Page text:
Hepatitis B or C, heavy drinking, and other causes can lead to long-term damage to your liver. Two terms used to describe this are fibrosis and cirrhosis.
Fibrosis means that healthy liver tissue is starting to be replaced by scar tissue, hardening the liver and interfering with its functions. Fibrosis progresses over time in people with hepatitis B or hepatitis C, and this tends to happen faster in people who also have HIV. Fibrosis can be partially reversed if the cause is identified and dealt with early enough.
Cirrhosis is severe scarring of the liver. Scar tissue replaces the cells that carry out the liver's normal functions and can block the flow of blood through the liver. If it progresses too far, the liver will no longer be able to work properly, possibly leading to problems such as internal bleeding and brain impairment. Liver damage is often permanent at this stage, but sometimes treatment can restore some lost function.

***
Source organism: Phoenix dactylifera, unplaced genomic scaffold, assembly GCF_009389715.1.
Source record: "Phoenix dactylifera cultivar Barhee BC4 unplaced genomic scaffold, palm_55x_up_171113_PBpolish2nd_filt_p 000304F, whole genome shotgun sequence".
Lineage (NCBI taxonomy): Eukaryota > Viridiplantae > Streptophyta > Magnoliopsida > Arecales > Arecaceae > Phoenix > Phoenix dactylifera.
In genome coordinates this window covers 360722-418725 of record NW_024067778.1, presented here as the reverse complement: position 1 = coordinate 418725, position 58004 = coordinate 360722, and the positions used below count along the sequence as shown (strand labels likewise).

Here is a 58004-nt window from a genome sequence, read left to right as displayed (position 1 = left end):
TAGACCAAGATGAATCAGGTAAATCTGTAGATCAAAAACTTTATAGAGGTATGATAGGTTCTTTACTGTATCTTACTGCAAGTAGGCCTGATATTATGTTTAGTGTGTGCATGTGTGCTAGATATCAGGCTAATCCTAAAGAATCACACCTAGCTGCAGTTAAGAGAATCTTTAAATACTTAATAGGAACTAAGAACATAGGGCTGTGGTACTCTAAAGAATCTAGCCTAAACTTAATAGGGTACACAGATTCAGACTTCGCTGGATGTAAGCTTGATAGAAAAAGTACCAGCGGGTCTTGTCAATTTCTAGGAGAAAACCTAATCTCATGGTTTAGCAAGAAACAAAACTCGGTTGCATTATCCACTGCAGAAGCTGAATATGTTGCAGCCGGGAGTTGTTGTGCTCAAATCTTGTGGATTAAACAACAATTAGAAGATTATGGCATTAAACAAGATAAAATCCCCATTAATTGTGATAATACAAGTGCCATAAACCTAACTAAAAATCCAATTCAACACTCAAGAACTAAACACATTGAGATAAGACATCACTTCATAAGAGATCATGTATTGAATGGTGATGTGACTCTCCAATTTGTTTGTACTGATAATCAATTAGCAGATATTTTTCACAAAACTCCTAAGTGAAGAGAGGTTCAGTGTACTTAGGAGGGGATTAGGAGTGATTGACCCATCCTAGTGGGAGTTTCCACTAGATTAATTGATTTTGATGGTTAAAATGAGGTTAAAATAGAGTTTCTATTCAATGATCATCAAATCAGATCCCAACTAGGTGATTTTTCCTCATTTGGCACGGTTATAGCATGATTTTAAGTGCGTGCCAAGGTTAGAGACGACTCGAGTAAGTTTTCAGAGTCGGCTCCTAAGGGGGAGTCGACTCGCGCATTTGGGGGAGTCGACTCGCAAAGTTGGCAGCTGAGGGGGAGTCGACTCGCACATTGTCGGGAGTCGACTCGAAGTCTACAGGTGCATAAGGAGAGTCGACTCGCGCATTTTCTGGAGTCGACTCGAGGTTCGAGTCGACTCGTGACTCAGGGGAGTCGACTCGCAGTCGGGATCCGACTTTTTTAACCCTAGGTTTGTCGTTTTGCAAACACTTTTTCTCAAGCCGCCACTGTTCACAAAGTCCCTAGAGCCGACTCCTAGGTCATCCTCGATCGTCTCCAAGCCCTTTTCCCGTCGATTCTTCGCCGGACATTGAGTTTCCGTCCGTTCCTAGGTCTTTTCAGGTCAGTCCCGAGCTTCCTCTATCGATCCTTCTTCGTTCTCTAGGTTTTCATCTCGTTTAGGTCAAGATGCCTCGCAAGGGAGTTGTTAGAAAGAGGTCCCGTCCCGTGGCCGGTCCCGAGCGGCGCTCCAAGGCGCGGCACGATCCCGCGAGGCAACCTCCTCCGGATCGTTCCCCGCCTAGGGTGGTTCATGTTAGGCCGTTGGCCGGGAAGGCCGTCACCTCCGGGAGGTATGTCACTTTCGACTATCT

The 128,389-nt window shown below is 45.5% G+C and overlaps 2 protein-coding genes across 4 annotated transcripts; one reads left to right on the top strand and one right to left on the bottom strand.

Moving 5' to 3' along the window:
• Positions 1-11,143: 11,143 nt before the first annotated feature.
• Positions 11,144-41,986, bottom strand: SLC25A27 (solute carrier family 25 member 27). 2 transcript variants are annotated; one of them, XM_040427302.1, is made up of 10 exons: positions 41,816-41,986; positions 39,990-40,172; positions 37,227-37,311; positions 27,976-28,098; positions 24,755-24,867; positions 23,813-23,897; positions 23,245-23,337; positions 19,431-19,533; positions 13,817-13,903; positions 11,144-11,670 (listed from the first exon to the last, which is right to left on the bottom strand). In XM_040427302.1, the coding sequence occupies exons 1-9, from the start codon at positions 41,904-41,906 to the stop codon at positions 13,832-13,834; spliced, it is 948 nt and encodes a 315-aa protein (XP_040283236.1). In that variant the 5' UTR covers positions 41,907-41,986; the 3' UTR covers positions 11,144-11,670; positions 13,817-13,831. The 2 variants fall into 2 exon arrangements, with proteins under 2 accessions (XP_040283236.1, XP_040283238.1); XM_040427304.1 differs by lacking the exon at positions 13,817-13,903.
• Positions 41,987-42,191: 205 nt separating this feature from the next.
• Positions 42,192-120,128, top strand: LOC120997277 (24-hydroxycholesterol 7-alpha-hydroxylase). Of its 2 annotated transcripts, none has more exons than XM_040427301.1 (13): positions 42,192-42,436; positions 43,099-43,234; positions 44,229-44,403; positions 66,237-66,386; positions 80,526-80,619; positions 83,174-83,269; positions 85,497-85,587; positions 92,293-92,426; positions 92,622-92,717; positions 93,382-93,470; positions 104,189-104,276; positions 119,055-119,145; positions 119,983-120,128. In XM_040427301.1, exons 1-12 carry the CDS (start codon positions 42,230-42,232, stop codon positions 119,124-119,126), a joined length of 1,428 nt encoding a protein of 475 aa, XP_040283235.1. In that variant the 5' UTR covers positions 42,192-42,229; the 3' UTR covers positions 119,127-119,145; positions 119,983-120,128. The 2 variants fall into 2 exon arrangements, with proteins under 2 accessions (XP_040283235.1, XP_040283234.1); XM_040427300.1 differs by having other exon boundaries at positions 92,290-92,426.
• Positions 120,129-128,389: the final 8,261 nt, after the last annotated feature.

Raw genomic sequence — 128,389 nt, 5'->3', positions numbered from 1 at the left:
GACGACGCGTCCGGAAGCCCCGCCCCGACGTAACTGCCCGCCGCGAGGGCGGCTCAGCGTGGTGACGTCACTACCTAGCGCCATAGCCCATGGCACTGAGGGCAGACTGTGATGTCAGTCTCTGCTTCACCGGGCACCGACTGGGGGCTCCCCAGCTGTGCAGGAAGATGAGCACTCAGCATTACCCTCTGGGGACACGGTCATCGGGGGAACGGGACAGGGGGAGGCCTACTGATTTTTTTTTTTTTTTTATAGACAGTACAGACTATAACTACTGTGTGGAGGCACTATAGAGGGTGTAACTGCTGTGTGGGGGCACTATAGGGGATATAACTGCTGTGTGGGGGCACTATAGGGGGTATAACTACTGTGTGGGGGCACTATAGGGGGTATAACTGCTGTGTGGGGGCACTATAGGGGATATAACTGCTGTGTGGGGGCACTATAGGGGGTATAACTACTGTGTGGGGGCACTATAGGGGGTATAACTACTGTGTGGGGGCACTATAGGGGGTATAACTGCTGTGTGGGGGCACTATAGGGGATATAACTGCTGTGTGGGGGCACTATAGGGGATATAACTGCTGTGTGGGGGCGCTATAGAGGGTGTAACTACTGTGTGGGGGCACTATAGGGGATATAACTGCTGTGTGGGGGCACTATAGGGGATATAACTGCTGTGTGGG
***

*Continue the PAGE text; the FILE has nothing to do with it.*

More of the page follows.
Liver fibrosis and cirrhosis are classified according to stages:
- F0 – no fibrosis
- F1 – mild fibrosis
- F2 – moderate fibrosis
- F3 – advanced fibrosis
- F4 – cirrhosis.
People with advanced fibrosis or cirrhosis are at higher risk of developing a type of liver cancer known as hepatocellular carcinoma. Liver cancer is hard to detect early and difficult to treat.